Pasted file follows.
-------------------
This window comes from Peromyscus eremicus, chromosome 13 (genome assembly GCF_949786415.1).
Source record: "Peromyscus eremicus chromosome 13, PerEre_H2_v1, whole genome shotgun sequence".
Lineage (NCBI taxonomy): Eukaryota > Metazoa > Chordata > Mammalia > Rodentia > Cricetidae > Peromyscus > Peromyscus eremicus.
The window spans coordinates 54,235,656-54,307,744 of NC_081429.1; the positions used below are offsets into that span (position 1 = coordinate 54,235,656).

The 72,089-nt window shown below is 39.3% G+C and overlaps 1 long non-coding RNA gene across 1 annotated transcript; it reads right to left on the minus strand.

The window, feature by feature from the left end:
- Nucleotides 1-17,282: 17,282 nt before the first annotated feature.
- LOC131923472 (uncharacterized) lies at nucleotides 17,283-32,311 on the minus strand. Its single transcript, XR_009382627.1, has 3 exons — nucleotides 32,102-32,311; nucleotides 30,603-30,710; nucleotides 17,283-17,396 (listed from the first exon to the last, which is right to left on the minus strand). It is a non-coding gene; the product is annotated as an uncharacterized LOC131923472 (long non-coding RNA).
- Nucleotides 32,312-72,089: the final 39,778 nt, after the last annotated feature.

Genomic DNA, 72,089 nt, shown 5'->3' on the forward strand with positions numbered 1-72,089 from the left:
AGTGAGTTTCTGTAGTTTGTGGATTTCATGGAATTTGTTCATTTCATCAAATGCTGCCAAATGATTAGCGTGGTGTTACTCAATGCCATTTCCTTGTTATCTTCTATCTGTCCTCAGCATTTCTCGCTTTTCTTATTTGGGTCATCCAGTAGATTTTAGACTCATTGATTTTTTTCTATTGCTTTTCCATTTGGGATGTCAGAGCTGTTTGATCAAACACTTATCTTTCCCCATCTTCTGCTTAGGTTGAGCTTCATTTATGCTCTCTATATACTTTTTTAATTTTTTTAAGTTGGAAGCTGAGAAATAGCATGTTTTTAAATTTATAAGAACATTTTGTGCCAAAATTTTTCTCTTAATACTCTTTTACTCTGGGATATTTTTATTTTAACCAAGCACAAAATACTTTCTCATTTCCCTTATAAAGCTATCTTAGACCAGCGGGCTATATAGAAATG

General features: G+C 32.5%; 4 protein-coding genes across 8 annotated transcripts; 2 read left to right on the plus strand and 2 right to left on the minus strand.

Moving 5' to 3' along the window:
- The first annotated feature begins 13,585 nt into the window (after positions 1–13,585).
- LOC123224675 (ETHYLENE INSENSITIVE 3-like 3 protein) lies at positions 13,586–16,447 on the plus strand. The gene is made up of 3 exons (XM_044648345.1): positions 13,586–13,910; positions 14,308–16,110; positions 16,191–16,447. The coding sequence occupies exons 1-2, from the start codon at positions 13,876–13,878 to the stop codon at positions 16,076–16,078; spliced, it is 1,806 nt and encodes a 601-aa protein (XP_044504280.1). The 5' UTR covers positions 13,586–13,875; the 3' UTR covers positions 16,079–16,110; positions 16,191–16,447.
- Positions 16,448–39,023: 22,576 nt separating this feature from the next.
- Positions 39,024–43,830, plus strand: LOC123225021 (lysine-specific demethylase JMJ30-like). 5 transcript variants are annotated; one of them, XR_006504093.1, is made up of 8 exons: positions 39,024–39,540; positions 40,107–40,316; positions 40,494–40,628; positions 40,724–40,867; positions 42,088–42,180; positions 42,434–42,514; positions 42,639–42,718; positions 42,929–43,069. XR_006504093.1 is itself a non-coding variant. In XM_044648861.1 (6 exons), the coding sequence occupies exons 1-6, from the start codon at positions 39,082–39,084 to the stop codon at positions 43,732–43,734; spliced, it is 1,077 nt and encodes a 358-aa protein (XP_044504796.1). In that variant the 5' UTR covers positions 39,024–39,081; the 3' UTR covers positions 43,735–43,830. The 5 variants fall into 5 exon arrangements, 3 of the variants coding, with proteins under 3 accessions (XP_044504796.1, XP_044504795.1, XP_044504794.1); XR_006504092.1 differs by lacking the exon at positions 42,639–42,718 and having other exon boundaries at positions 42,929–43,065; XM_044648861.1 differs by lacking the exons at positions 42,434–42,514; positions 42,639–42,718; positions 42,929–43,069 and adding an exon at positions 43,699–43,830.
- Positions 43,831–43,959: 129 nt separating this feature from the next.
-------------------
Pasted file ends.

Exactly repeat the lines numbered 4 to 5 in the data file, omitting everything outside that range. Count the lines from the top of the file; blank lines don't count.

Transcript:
The window spans coordinates 54,235,656-54,307,744 of NC_081429.1; the positions used below are offsets into that span (position 1 = coordinate 54,235,656).

The 72,089-nt window shown below is 39.3% G+C and overlaps 1 long non-coding RNA gene across 1 annotated transcript; it reads right to left on the minus strand.